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Wednesday, February 22, 2012

Romney Tax Plan Blows Hole in Budget, Remains Short on Specifics

Mitt Romney unveiled his tax plan today, but it revealed few surprises except for surprisingly few specifics. Via Chris Hayes (@chrislhayes), conservative economist Josh Barro estimates that the Romney plan consists of $5 trillion in tax cuts over 10 years, divided as follows:

$1 trillion from cutting the corporate income tax
$3 trillion from cutting all personal income tax rates by 20% (not 20 percentage points, by the way)
$1 trillion from miscellaneous tax cuts like abolishing the alternative minimum tax (AMT)

According to the Romney plan, the corporate income tax rate would fall from 35% to 25% and the U.S. would stop taxing countries on their foreign profits. Contrary to Romney's claim, making foreign profits tax-free would not encourage their investment in the U.S., but would instead give companies an incentive to make more of their profits appear to be foreign by creative use of transfer pricing to make profits show up in tax havens instead of the U.S. Under the Romney plan, companies would then be free to bring that money back to the U.S. without facing any tax, anywhere in the world.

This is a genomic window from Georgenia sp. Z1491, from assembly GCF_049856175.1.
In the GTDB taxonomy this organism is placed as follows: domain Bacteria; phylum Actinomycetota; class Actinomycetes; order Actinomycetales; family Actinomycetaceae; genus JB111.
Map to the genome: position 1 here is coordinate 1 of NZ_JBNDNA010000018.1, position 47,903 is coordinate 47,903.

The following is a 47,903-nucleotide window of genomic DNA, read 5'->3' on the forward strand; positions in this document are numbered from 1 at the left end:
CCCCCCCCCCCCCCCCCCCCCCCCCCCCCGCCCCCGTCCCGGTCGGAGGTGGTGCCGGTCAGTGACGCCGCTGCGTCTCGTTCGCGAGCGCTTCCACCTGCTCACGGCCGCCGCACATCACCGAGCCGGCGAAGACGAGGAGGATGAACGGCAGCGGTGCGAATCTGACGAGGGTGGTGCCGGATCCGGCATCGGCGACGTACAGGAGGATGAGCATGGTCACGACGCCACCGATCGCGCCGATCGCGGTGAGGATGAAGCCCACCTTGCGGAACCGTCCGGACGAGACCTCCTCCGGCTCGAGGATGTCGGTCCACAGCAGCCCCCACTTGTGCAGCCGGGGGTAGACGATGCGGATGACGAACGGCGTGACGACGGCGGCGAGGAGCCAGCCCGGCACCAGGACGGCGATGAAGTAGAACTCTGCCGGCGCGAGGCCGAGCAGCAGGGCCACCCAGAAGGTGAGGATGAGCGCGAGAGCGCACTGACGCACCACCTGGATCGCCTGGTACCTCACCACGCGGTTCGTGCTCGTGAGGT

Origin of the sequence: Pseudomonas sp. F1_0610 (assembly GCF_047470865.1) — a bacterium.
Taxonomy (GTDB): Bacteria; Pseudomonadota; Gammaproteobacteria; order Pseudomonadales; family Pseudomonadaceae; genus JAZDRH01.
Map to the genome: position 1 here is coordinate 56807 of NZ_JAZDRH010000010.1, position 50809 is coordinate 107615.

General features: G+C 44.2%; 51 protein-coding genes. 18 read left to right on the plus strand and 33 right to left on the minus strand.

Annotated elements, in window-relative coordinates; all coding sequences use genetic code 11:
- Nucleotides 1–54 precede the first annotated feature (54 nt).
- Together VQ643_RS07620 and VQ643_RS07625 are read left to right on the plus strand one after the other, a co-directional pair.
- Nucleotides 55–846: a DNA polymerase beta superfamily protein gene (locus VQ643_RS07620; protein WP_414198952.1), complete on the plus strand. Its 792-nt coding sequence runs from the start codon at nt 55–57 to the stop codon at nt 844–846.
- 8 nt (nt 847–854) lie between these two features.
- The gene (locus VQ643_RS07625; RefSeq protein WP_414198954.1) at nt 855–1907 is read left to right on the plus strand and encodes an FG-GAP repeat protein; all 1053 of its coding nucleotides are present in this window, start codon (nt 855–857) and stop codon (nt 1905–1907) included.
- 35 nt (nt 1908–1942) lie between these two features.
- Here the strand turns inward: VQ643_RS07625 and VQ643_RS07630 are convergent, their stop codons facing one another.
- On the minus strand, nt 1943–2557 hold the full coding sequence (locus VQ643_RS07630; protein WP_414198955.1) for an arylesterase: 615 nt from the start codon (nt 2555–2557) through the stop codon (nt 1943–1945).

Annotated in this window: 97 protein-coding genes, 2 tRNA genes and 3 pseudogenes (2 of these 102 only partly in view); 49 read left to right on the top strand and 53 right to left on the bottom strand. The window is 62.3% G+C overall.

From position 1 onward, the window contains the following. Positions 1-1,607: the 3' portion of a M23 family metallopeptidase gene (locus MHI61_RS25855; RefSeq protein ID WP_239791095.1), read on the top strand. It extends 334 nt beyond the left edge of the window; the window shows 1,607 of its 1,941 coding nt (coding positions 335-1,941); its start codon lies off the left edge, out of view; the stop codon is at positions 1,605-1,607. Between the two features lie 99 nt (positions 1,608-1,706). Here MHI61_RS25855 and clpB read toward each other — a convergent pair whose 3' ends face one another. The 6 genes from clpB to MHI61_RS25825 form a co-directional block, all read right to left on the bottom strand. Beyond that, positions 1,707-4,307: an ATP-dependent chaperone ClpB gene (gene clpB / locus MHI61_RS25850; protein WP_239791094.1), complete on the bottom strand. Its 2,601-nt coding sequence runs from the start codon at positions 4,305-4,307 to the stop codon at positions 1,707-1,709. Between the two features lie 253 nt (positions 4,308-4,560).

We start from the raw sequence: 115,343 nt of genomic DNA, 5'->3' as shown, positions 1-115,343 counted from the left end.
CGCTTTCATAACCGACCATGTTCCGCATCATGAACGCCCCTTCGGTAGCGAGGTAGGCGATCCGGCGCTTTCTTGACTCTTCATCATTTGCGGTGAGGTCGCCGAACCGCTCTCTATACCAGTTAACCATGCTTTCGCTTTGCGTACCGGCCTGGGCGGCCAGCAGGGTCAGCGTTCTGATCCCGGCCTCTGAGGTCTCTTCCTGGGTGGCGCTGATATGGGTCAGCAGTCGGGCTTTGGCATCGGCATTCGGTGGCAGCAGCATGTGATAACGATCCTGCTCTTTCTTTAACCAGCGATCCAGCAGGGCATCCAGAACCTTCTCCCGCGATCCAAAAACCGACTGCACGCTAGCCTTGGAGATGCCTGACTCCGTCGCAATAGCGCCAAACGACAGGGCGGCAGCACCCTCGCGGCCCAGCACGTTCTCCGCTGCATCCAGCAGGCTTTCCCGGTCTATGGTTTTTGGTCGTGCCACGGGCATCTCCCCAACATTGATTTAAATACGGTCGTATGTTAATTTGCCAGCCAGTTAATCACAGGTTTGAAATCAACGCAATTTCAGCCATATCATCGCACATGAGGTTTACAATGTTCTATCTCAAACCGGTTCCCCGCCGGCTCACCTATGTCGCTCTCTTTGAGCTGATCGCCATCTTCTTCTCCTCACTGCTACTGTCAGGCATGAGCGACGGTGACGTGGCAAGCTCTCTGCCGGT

Among the other non-surprises in the plan, Romney would not increase the 15% tax rate on his own main source of income, capital gains. He would repeal the Affordable Care Act, even though his version of it in Massachusetts gave the state the highest level of insurance coverage in the country at 95%. He would raise the eligibility age for Social Security and end Medicare as we know it a la the Ryan Plan, two staples of conservative talking points that would negatively affect the middle class.

As Barro points out, Romney has said before that he will increase American military spending (already tops in the world by far). This makes it even more difficult for him to offset the $5 billion in tax cuts without huge cuts to programs that the middle class depends on. Thus, I think the inescapable conclusion is that of Benjy Sarlin: "Romney's Tax Plan Still a Boon to the Rich, Despite 1% Talk."


  1. One point: it's a bit deceptive to say that we have the highest military spending, which is only true in absolute terms. Normally, these things are compared on a per-GDP basis, in which case a few nations, mostly in the Middle East, do surpass us. Israel is the only OECD nation that spends a higher fraction of GDP on defense than the US.

    Among the 34 OECD nations, we have the third lowest overall taxes, the ninth lowest overall government spending, and the fifth lowest non-defense spending. It's pretty obvious that we have a taxing problem, not a spending problem outside the bloated military.

    1. Of course it is true that a few countries spend more than the U.S. on GDP basis (nine, according to the SIPRI database duplicated at Wikipedia:, but my point wasn't really comparative. It was just that the U.S. spends a ton on the military, and Romney proposes to increase that even further, even as he cuts taxes. Otherwise, it does not appear that we differ much on substantive issues.